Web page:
Parents are increasingly involved in the lives of college students. Colleges have noted the trend for several years. As college parents, we’ve earned several less-than-flattering nicknames — everything from helicopter parents (hovering) to snowplow parents (pushing obstacles out of the way) and lawnmower parents (running over anything blocking our student’s path).
But exactly how involved are parents in their college students’ lives? Is the perception accurate? And, although we know that students need to control their own lives, might there be benefits of parental involvement?
Campus ESP (Campus Experience for Students and Parents), a Philadelphia based technology company recently surveyed 1700 parents about their involvement with their students at the college level. The stated mission of Campus ESP is ”to improve student success by strengthening relationships between schools, students, and those who influence them.” Parents are clearly some of the most influential people in their students’ lives (even if it may not always seem that way to parents).
Schools might be interested in the results of the Campus ESP survey, but parents might be interested as well.
The Campus ESP report, titled ”Meet the New Digital Parent in Higher Education” supports other studies which suggest that parental involvement is changing. According to this report, parents are ”more involved, more connected, and have higher expectations than ever.”
Here are a few of the findings which parents might find interesting. Where do you fit?
- 13 times per week is the average number of times that students interact with parents (via phone, texting, and social media).
- 79% of parents communicate with their student ”a couple of times per week.”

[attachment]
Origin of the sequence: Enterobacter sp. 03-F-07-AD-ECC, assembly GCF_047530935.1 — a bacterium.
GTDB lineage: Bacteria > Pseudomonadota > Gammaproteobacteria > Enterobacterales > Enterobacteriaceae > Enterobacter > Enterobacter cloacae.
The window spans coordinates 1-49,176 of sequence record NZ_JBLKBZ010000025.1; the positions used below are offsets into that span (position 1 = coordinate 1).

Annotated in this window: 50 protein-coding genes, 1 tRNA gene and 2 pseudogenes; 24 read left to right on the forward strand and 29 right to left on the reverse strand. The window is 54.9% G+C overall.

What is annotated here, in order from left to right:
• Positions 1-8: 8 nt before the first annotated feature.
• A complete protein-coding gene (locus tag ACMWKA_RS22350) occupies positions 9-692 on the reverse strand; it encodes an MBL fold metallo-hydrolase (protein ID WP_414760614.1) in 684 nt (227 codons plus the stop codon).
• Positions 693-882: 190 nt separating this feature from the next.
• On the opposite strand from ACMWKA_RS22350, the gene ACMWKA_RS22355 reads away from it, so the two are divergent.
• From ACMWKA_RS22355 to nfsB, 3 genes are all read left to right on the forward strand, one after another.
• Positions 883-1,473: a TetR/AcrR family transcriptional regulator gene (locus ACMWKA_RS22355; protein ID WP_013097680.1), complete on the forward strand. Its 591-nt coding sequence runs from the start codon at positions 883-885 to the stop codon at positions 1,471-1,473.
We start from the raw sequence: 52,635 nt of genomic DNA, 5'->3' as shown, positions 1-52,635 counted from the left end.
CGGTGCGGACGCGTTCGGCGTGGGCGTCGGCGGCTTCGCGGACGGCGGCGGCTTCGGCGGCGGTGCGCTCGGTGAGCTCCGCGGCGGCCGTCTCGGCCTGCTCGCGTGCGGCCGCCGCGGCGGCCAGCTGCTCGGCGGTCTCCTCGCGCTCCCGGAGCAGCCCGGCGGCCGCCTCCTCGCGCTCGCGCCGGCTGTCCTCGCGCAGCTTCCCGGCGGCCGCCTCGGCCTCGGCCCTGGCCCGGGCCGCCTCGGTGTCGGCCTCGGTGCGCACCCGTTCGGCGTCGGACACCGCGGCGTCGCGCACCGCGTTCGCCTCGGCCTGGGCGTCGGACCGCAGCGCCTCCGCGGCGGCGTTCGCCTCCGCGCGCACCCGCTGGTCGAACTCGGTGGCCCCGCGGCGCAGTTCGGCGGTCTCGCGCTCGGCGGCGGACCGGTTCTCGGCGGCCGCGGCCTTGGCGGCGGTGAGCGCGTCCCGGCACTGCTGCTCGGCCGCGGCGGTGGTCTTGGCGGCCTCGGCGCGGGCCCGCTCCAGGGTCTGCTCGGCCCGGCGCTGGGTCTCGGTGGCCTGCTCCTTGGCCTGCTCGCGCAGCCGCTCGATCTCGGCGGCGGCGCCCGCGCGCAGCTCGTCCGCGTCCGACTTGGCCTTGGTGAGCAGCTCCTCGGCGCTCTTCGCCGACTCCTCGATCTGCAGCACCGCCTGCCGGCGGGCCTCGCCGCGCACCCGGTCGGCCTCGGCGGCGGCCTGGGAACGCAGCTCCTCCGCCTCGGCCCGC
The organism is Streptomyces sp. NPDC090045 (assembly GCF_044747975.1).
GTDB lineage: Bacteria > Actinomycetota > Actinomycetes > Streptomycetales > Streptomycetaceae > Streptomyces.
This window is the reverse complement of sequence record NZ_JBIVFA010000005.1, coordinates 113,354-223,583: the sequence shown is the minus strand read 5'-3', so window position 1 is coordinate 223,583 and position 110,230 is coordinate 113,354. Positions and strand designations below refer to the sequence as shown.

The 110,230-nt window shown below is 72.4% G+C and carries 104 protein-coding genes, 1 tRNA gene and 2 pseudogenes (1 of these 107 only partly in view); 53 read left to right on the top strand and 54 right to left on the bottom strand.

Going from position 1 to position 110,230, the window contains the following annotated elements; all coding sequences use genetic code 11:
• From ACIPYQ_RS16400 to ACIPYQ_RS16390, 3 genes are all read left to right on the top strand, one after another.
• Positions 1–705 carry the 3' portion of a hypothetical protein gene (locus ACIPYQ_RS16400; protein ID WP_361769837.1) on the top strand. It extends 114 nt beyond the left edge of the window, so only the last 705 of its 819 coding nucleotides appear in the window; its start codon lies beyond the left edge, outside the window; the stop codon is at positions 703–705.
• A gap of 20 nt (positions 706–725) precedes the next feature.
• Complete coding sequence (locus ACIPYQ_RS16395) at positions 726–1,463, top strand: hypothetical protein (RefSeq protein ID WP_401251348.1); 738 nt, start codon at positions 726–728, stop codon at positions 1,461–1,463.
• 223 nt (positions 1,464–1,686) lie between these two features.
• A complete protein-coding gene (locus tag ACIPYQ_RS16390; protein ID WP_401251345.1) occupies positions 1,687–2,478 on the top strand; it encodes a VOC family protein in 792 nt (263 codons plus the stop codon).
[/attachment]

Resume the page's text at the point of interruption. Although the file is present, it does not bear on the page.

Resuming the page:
- 34% of parents communicate with their student once per day.
- 57% of students share their ID, password, or other log-in information with their parents.
- 35% of parents say they have contacted a college official to help their student solve a problem.
- 73% of parents are interested in staying involved with their student’s college after graduation.
- 82% of parents say they would find a designated Parent Portal valuable.
- Students who say they get academic advice from their parents ”very often” indicate an average GPA that is 35% higher than those who do not.
This is an interesting snapshot of college parental involvement. Like so many other things, parental involvement can certainly go too far. Parental involvement and support is clearly helpful, and in many cases essential to student success. However, it is important that parents think carefully about what that support looks like. Balanced parental involvement is the basis of the approach on which College Parent Central is founded. But parents need to continually question the balance of support and over-involvement. It is not always easy to find ways in which you can support your student from the sidelines, but it is one important key to your student’s success.